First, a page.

HOPE Humane Society board member Storm Nolan cites a lack of "personal responsibility" among pet owners as the primary reason for local pet overpopulation but also says sterilization laws are essential. It can be tough on pet owners who can't afford to spay or neuter their pets, but affordable options often are available, including through the HOPE Humane Society and through programs like Kitties and Kanines in Fort Smith. The cost to sterilize a pet certainly would be less expensive than dealing with a litter of unwanted pets. (We're also thinking of horror stories involving animals being dumped, including recently at the humane society, where workers recently rescued a litter of kittens from a plastic storage bin, which someone placed at the facility's door. The kittens barely survived.)
Locally, Greenwood is a good example of how pet laws can be successful. Greenwood's animal control/code enforcement officer reports that since January 2017, the number of animals registered with the city has "increased tenfold." While Greenwood doesn't require a pet to be spayed or neutered, the cost to register a pet is based on whether the pet has been sterilized.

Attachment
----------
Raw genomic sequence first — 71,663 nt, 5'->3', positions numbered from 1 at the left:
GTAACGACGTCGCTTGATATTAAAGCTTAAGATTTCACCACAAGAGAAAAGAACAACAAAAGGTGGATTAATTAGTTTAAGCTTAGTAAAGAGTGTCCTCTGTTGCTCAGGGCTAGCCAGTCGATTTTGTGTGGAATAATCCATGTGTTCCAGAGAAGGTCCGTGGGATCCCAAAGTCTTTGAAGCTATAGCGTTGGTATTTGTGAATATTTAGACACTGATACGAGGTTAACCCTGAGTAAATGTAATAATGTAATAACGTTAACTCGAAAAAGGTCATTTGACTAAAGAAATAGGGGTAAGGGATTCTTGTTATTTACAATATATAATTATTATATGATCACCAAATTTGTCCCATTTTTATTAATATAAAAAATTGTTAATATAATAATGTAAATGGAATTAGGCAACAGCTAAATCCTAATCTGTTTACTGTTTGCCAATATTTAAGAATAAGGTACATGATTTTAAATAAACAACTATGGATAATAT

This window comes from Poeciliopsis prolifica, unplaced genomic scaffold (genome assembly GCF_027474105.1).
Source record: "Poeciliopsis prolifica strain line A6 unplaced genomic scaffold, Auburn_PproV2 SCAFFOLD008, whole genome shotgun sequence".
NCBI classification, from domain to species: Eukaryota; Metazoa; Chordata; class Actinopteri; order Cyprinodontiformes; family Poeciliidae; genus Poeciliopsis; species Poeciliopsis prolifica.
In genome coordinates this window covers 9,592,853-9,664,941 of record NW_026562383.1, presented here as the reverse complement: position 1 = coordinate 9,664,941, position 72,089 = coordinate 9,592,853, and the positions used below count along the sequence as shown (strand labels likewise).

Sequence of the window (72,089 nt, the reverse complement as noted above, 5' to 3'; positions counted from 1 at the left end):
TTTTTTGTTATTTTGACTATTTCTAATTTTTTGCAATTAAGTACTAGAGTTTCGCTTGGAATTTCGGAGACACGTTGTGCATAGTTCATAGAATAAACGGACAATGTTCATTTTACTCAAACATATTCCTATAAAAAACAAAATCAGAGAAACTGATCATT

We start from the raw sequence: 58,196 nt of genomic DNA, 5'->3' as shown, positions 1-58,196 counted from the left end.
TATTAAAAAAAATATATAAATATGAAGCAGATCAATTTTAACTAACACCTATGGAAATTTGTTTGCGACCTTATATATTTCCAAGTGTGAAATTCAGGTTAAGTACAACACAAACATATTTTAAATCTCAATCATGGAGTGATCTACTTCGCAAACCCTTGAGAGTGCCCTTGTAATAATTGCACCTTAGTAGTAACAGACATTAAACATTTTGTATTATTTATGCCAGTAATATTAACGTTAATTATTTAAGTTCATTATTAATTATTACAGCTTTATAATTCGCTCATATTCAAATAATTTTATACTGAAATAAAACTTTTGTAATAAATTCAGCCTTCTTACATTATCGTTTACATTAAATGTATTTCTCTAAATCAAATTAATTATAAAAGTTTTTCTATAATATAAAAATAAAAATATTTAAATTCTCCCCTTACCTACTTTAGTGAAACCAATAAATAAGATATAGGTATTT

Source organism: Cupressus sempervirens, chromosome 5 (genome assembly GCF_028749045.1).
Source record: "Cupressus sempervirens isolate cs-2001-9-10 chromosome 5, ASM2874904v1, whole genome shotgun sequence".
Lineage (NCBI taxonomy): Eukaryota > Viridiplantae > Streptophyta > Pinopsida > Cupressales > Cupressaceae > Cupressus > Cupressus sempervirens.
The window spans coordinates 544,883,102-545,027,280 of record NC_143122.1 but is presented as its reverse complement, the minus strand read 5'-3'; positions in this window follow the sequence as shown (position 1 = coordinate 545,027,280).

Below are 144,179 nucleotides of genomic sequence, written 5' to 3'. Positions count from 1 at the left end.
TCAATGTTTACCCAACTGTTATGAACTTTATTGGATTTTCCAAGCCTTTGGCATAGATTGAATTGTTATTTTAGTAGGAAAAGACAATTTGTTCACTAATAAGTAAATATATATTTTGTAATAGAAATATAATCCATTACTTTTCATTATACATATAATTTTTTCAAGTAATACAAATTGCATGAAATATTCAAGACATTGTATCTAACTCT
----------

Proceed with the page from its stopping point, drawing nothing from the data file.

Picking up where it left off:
"Anything you can do to put this in place, it's worth the trouble," Greenwood Mayor Doug Kinslow said recently of his city's rule that encourages spaying and neutering of pets.
We recognize the overpopulation of pets at local shelters is not an issue that can be fixed overnight. But steps to address the problem need to be taken, and that begins with discussion. We hope local officials will put themselves in a position to make those discussions happen. Any further delay means the problem will continue to escalate. We are in favor of keeping the HOPE Humane Society as a no-kill shelter, and we hope that's a viable option going forward. For now, it's time to recognize the dire situation local pet shelters are in and take steps toward finding a real solution.
Northwest Arkansas Democrat-Gazette. Sept. 4, 2018.
Documents that formed the basis for the Fayetteville School Board's firing of Superintendent Matthew Wendt, beyond their vulgarity and abusive nature, demonstrate at least a couple of things about the man.
He showed incredibly poor judgment.
He deserved to be fired solely on the basis of pursuing and engaging in an extramarital sexual relationship with a person on the staff he was hired to lead.
And he couldn't have possibly maintained the kind of focus on educational excellence the board, students, faculty, staff and the community should be able to expect of the person in charge of the local school district.
The most jaw-dropping information that could be printed in a family newspaper were just in the numbers. According to phone records, Wendt and the employee with whom he engaged in a months-long affair exchanged nearly 12,500 text messages and 936 cellphone calls between September and March.
For middle schoolers, that may not sound like much. But for a grown man and woman with families and professional responsibilities, it's astounding. In his first full year as president, Donald Trump tweeted only 2,568 times.